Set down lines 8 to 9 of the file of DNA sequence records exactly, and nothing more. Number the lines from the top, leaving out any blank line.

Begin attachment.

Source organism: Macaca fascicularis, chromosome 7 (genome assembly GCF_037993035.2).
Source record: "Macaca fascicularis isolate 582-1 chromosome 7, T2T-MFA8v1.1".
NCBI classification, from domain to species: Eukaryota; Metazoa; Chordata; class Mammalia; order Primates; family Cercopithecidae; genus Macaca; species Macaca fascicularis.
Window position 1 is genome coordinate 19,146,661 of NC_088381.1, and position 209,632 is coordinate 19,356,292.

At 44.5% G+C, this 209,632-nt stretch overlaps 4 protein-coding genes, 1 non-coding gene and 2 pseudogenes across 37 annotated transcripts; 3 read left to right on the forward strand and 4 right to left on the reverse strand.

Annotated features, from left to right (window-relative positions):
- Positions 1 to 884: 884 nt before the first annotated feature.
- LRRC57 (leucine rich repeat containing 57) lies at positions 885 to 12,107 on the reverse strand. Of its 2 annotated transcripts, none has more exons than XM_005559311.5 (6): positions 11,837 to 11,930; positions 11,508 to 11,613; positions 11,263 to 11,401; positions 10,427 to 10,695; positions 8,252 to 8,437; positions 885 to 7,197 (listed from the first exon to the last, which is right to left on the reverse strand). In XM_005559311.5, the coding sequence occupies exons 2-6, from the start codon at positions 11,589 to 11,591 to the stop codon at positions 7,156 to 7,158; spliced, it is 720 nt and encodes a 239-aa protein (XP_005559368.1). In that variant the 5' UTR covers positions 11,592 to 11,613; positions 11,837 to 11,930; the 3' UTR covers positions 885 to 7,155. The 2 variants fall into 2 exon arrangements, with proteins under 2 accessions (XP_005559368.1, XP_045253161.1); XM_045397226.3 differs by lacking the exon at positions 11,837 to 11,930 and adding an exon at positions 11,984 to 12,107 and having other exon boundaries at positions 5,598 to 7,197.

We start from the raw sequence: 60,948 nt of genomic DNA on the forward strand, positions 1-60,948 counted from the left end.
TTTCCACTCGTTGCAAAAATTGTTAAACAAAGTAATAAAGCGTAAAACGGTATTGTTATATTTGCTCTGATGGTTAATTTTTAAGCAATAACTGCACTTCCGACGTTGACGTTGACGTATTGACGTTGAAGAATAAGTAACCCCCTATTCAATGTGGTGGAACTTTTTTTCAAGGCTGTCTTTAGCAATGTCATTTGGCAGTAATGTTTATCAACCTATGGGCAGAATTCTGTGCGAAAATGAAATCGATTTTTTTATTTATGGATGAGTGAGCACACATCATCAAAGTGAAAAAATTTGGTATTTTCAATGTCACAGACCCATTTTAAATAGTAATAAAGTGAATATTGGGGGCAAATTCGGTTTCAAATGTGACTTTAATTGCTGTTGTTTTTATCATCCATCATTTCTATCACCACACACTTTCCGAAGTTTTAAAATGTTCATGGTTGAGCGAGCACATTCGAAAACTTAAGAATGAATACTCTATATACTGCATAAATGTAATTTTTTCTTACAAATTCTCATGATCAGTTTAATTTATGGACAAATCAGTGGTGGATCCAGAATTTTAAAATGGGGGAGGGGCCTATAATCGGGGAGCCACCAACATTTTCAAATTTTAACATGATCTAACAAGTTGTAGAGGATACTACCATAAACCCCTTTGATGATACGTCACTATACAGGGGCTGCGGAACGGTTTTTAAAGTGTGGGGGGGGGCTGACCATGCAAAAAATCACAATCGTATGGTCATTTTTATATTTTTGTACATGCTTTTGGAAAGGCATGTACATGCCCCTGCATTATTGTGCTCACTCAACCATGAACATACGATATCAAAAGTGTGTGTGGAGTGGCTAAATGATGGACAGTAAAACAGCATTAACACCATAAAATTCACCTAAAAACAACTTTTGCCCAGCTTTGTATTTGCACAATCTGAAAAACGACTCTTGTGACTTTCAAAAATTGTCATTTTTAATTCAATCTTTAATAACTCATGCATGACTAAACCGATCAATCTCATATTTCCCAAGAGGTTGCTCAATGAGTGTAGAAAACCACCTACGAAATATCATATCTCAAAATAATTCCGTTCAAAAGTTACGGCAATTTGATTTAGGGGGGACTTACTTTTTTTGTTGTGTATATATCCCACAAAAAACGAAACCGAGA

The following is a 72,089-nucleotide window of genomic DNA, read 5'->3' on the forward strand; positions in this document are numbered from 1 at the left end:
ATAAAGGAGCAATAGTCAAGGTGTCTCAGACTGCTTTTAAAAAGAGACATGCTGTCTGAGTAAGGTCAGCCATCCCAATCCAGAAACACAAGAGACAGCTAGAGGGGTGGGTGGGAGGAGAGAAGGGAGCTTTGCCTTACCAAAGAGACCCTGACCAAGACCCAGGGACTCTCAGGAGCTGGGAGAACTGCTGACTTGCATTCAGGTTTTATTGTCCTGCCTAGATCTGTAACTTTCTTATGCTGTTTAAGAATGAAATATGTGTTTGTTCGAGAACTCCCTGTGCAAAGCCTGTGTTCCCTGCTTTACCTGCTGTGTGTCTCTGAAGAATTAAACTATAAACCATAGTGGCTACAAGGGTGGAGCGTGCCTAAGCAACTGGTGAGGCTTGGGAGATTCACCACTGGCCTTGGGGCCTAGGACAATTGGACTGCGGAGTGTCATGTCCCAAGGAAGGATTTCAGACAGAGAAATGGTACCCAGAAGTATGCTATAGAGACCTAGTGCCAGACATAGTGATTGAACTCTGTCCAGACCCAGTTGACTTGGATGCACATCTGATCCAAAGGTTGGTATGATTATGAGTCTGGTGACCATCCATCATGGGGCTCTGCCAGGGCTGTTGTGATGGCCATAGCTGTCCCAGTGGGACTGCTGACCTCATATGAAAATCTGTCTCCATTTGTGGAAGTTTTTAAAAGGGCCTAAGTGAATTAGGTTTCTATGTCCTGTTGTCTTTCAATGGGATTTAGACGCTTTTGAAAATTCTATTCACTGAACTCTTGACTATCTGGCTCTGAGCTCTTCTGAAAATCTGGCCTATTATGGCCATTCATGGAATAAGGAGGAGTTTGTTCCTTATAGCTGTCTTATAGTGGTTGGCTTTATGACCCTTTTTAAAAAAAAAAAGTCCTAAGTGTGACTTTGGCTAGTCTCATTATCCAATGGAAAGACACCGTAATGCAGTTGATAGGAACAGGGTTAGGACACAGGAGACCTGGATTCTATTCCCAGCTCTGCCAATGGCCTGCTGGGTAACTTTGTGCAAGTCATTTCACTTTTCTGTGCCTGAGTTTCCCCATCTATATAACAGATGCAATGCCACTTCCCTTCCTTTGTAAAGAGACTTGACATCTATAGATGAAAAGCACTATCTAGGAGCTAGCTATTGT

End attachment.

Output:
- LRRC57 (leucine rich repeat containing 57) lies at positions 885 to 12,107 on the reverse strand. Of its 2 annotated transcripts, none has more exons than XM_005559311.5 (6): positions 11,837 to 11,930; positions 11,508 to 11,613; positions 11,263 to 11,401; positions 10,427 to 10,695; positions 8,252 to 8,437; positions 885 to 7,197 (listed from the first exon to the last, which is right to left on the reverse strand). In XM_005559311.5, the coding sequence occupies exons 2-6, from the start codon at positions 11,589 to 11,591 to the stop codon at positions 7,156 to 7,158; spliced, it is 720 nt and encodes a 239-aa protein (XP_005559368.1). In that variant the 5' UTR covers positions 11,592 to 11,613; positions 11,837 to 11,930; the 3' UTR covers positions 885 to 7,155. The 2 variants fall into 2 exon arrangements, with proteins under 2 accessions (XP_005559368.1, XP_045253161.1); XM_045397226.3 differs by lacking the exon at positions 11,837 to 11,930 and adding an exon at positions 11,984 to 12,107 and having other exon boundaries at positions 5,598 to 7,197.

We start from the raw sequence: 60,948 nt of genomic DNA on the forward strand, positions 1-60,948 counted from the left end.